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  • BACKGROUND: India-Myanmar relations are rooted in shared historical, ethnic, cultural and religious ties. As the land of Lord Buddha, India is a country of pilgrimage for the people of Myanmar. India and Myanmar relations have stood the test of time. The geographical proximity of the two countries has helped develop and sustain cordial relations and facilitated people-to people contact. India and Myanmar share a long land border of over 1600 km and a maritime boundary in the Bay of Bengal.
  • FREE MOVEMENT REGIME (FMR): The formation of Myanmar as a separate State in 1937 and de-colonisation of the sub-continent in 1947 divided ethnic communities living along the Indo-Myanmar border. These communities, particularly Nagas, found the newly created boundary to be inconsistent with the traditional limits of the region they inhabited. And they felt a deep sense of insecurity because they became relegated to the status of ethnic minorities on both sides of the border To address their concerns and enable greater interaction among them, the Indian and Myanmarese governments established the Free Movement Regime (FMR), allowed Nagas to travel 16 kilometers across the border on either side without any visa requirements.

Free movement regime is being misused by militants and trans-border criminals who smuggle weapons, contraband goods and fake Indian currency notes. Taking advantage of the free-movement regime, occasionally they enter India, commit crimes and escape to their relatively safer hideouts.

In order to solve this issue India-Myanmar Land Border Crossing Agreement was signed and operationalized

  • The agreement will facilitate movement of people on basis of valid passports and visas which will enhance economic and social interaction between two countries. The two crossing points are at Moreh in Manipur, opposite Tamu in Myanmar’s Sagaing division, and Zokhawthar in Mizoram, opposite Rhikhawdar in Myanmar’s Chin state
  • It will facilitate regulation and harmonization of already existing free movement rights for people ordinarily residing in border areas of both countries.
  • It will also give boost to economy of North East and leverage geographical connections with Myanmar to boost trade and people to people ties.
  • It will also safeguard traditional rights of largely tribal communities residing along border which are accustomed to free movement across land border
  • There are over 250 villages within 10 km of border who frequently cross. There will be no restrictions on movement of people across borders. But, domiciles across the border will be allotted border passes and those going across for agriculture, work or to meet relatives need to carry pass all times.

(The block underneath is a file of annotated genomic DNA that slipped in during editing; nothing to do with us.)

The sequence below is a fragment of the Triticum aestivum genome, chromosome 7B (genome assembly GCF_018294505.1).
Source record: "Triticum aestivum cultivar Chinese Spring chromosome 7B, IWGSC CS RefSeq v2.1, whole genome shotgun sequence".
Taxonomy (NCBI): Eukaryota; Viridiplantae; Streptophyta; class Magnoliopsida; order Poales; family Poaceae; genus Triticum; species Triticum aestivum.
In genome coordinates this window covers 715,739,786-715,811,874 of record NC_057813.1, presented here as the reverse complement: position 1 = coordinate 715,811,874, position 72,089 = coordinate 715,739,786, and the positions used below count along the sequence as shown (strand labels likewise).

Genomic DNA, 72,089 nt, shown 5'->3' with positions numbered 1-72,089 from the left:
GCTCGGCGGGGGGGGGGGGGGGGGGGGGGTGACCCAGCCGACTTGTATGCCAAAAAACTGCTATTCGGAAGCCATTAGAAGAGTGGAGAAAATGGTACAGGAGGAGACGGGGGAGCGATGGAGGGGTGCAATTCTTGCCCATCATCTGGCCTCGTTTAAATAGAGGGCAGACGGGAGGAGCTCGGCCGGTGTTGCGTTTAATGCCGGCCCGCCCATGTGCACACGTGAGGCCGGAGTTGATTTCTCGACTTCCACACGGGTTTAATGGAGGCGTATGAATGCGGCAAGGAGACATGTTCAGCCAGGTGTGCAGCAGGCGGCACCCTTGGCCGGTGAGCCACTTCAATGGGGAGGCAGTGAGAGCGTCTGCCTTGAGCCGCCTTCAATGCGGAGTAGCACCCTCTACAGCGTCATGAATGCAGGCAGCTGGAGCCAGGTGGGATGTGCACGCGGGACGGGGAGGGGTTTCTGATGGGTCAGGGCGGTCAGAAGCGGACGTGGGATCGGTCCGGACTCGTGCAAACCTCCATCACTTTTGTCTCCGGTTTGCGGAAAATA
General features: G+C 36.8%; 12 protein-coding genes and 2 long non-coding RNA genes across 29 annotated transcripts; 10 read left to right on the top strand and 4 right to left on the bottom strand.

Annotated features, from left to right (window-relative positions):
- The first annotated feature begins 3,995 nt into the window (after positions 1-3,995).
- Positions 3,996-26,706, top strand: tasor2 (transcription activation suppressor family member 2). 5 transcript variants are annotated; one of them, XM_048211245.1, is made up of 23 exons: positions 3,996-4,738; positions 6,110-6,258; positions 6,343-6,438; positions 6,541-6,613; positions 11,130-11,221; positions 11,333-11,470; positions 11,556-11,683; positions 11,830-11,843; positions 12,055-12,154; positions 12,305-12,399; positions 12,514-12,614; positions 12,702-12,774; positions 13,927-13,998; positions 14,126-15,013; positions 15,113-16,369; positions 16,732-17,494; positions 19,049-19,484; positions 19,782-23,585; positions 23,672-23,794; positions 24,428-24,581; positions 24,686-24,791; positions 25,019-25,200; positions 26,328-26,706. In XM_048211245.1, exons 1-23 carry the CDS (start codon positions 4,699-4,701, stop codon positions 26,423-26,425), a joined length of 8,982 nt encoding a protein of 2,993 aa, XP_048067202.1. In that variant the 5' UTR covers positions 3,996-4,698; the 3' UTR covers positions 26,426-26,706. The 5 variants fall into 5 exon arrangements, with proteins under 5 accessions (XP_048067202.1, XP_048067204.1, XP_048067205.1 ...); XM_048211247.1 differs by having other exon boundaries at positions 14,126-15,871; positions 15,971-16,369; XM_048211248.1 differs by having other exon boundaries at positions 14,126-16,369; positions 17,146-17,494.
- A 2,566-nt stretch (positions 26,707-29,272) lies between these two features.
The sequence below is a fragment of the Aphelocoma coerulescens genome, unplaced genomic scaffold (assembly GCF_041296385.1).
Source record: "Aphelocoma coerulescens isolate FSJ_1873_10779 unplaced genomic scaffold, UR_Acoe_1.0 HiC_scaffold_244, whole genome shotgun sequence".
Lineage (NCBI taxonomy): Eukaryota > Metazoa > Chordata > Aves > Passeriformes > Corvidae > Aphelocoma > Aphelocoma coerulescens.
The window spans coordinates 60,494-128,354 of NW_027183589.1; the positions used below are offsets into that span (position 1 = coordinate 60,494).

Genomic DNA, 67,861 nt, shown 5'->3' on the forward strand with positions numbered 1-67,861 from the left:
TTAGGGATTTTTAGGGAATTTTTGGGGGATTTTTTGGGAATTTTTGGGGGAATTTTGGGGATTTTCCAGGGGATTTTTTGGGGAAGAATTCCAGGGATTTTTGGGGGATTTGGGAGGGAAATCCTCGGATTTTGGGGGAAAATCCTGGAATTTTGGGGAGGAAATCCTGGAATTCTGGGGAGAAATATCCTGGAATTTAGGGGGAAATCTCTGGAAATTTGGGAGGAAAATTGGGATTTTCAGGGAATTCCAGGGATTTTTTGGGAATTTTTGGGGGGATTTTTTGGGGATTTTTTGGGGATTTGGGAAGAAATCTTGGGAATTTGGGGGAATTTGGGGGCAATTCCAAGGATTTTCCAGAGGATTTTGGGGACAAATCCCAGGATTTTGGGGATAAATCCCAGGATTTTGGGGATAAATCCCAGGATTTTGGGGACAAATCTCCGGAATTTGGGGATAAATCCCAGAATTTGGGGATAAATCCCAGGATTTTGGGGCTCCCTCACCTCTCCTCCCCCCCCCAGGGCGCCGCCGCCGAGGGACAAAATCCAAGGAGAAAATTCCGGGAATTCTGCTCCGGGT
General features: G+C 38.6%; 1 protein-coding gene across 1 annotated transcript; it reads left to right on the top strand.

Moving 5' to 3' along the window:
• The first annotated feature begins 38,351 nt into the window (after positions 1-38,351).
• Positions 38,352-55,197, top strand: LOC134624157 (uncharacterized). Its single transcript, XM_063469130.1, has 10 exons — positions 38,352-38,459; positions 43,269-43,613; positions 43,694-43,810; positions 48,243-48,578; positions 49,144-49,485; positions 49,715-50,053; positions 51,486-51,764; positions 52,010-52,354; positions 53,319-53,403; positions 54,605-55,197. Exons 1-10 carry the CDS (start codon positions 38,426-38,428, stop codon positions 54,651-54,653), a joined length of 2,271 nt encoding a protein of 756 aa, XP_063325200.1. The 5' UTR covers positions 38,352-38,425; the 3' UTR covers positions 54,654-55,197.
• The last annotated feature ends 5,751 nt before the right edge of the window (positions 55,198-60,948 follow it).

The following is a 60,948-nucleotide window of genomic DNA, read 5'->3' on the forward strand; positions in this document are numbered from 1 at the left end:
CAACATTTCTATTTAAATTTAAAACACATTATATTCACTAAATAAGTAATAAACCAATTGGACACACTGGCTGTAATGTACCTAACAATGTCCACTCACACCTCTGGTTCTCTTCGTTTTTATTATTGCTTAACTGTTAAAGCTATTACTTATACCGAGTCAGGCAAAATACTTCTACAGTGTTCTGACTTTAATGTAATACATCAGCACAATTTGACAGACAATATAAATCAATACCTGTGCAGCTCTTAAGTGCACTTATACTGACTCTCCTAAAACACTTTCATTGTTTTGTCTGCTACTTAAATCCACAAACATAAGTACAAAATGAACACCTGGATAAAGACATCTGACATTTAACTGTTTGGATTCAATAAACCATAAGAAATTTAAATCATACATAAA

• Myanmar shares border with four North-Eastern states: Arunachal Pradesh, Nagaland, Manipur, and Mizoram. Many of the people who live in these provinces of India have brethren living across the border in Myanmar
  • Myanmar is crucial for New Delhi’s connectivity initiatives in the region, particularly in light of its non-participation in the Beijing-led Belt and Road Initiative.
  • The India-funded Kaladan Multi-Modal Transit Transport Project, which will allow for sea-access for the landlocked Northeastern states of India via kaladan river in myanmar, has been plagued by delays. The opening of the land routes will strengthen New Delhi’s case when it comes to the actual delivery of other projects and initiatives.
  • Opening of these land border crossings will help in the growth of tourism in Northeast India and Myanmar. The Northeastern states are strikingly beautiful and many people in Myanmar and other ASEAN nations in the future could visit the Northeast Indian states.
  • This will help in the growth of medical tourism in the Northeastern states of the country, which offer high quality medical services at reasonable rates, something which may interest people living in the border regions of Myanmar.


    • For long, the lack of physical connectivity with Southeast Asia has been an Achilles’ heel in India’s “Act-East Policy.” The trilateral highway will improve India’s connectivity with Myanmar and Thailand
    • The India–Myanmar–Thailand Trilateral Highway is highway under construction under India’s Act East policy that will connect Moreh, India with Mae Sot, Thailand via Myanmar. The highway is expected to boost trade and commerce in ASEAN–India Free Trade Area, as well as with rest of Southeast Asia 
    • Tamu-Kyigone-Kalewa (TKK) Road, also known as Friendship Road, constructed and upgraded by the Border Roads Organisation and handed over to the government of Myanmar in 2009 — India is repairing 69 bridges. It is also constructing/upgrading the Kalewa-Yagyi section of the highway in Myanmar.
  • It is a multi-modal transport project having three different stretches involving shipping, Inland Water and road transport stretches.
  • Being administered by Ministry of External Affairs
  • Will connect Mizoramto Bay of Bengal
  • Project seeks to facilitate connectivity between the mainland India and the landlocked North Eastern States Myanmar
  • The link between landlocked north eastern states and Myanmar will lead to
    • Enhanced trade and commerce across the border
    • Enable cultural and social integration at the regional level

Historically, India has been a major player in Myanmar’s socio-economic landscape till the 1960s. The advent of military dictatorship and its economic policies reduced India’s interactions with Myanmar. As the political transition in Myanmar picks up momentum, it provides an excellent opportunity for India to explore new avenues of cooperation.

In India, we often say Myanmar is our “gateway to the East

With long land and maritime boundaries, surely, both countries need to take full advantage of geography.